Monday, February 17, 2014

Olympic Legacy

While we have had an absolute blast this past week I can't help but wonder what the impact of the games will be on Russia generally but also specifically for Sochi (and Adler). I'm no expert on international finance or politics so I'll not speak much in that vein but that doesn't stop me noticing and wondering. 

At 50 billion dollars it's easy to see (and say) that Russia overpaid for these Olympics. A lot of the buildings here have a temporary feel to them. Mostly that's intentional and expected for all the country "houses" and food and merchandise shops. But there is a sense that some things that should be finished and polished are not (and not including the media hotel shenanigans you've heard about). 

Maybe stuff like grass and trees with no sprinklers are only ment to last a month or two. Maybe the newly planted trees are we're only meant to be transitional.  

Even if half of 50 billion actually went to the Olympics and not into Putin's cronies pockets, it's probably still a bit pricey for what they got. Soon an F1 Grand Prix track is being incorporated into the park. 

That should keep some interest in the area. Other people we were talking to said Russia is trying to lure a European football club. They are going to keep the curling venue and at least one of the hockey venues (I'd say the bigger Bolshoy Dome). 

Still, there must be doubts. I recently saw photos of derelict and abandoned Olympic buildings in Athens. Of course Greece had serious issues which sent the country into a tailspin but how much will the people of Russia and Sochi care about this area in a year or two. What happens in a month when all the security is gone?  We talked a bit to our hotel proprietor who talked about the hope of bringing sports and people to the Olympic park in the coming year. But will the people come back?

I wonder too if as many people attended the games as was hoped. I wonder what Russia is saying and what the US media is saying. It did seem less full than I thought it would be mostly but the Olympic park is huge and it's hard to make that space feel full. 

I've talked to other people who've been to other Olympics and they say that all Olympics are just like these; slightly rushed, unfinished and pricey.  So in that regard I don't think Russia failed with these Olympics at all. Yes, they need to work getting capitalism right (that's not a dig, its just seeing how they sell stuff here compared to back home really shows you how far behind they are in that respect). Yes, there were some cultural quirks that seem odd because they are not my quirks (if you have a kid with you in any line you can cut to the front if the line). But Russia did not fail at these Olympics.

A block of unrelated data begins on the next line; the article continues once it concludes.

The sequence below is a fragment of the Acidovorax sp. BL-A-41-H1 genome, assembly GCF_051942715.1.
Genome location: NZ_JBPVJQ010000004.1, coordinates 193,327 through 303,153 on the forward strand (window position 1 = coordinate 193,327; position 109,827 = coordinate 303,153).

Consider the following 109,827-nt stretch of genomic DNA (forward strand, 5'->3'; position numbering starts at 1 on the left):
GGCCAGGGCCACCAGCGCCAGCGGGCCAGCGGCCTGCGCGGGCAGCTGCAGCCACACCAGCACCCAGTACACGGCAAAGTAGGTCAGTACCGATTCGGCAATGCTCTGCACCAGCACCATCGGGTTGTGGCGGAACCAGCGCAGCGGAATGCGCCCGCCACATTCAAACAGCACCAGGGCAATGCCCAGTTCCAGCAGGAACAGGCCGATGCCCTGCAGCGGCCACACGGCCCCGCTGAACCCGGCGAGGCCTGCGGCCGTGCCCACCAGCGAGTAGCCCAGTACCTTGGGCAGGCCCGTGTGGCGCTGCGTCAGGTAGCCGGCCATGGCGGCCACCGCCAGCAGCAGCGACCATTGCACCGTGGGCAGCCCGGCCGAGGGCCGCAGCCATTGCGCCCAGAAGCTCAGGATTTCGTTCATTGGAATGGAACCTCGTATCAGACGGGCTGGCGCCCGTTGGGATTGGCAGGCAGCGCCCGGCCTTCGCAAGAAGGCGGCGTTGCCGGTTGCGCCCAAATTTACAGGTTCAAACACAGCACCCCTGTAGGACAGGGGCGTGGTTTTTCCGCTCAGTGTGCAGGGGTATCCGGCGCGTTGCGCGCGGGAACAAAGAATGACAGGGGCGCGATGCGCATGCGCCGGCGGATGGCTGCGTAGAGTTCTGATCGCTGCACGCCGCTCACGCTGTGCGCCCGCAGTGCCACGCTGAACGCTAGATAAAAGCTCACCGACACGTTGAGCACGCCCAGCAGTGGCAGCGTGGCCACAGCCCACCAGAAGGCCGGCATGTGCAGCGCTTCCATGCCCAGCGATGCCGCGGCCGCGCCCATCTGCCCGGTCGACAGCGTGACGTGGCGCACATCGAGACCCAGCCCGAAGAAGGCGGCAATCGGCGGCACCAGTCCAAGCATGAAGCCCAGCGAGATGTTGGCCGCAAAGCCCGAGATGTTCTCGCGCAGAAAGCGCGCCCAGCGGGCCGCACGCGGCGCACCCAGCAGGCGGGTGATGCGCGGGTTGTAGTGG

In fact I think they mostly got it right. As I said before, the Park is huge but it's probably the best that's been designed for accessibility and proximity. It was great to be able to walk to every venue inside the costal cluster in less than 20 minutes. That's a bug win and had never been done before. 

Public transit was also a big win. We didn't have any problems with the (totally) free shuttles and busses to and from the transportation hub. Again, totally free. And timely. 

Don't listen to people saying there was not security everywhere. Just back slowly away from those people and go about your day. They were not playing attention. There was security everywhere. I'm sure there was a lot more that I didn't see. 

Lastly, I feel a bit irked at the US news media machine (more than normally). It seems to me there was a serious hatchet job done to paint these Olympics in a bad light and discourage travel. Shame on you media folk. Sure there were concerns going in (security, readiness, etc) but the view before I left was completely one sided in a negative way. We can and should be better than that. Maybe save the politicing and commentating for reality TV and do some real balanced journalism?  

Being here on the ground myself proved to be much more truthful and informative than anything I saw on the news. The Olympics are about bringing out the best in us as we compete together. That should apply all the time, even to us non-Olympians too. 

1 comment:

  1. Well said. Shame on the US and media for spreading such propaganda. And shame on the Olympic committees for letting the cost spiral out of control each time they hold the Olympics. The competition should not be about spending more than the last country, there is no medal on the line for that.

    Thank you so much for this blog, it has been the first thing I check in the morning and the last before I go to bed. Hope that your trip home is smooth.

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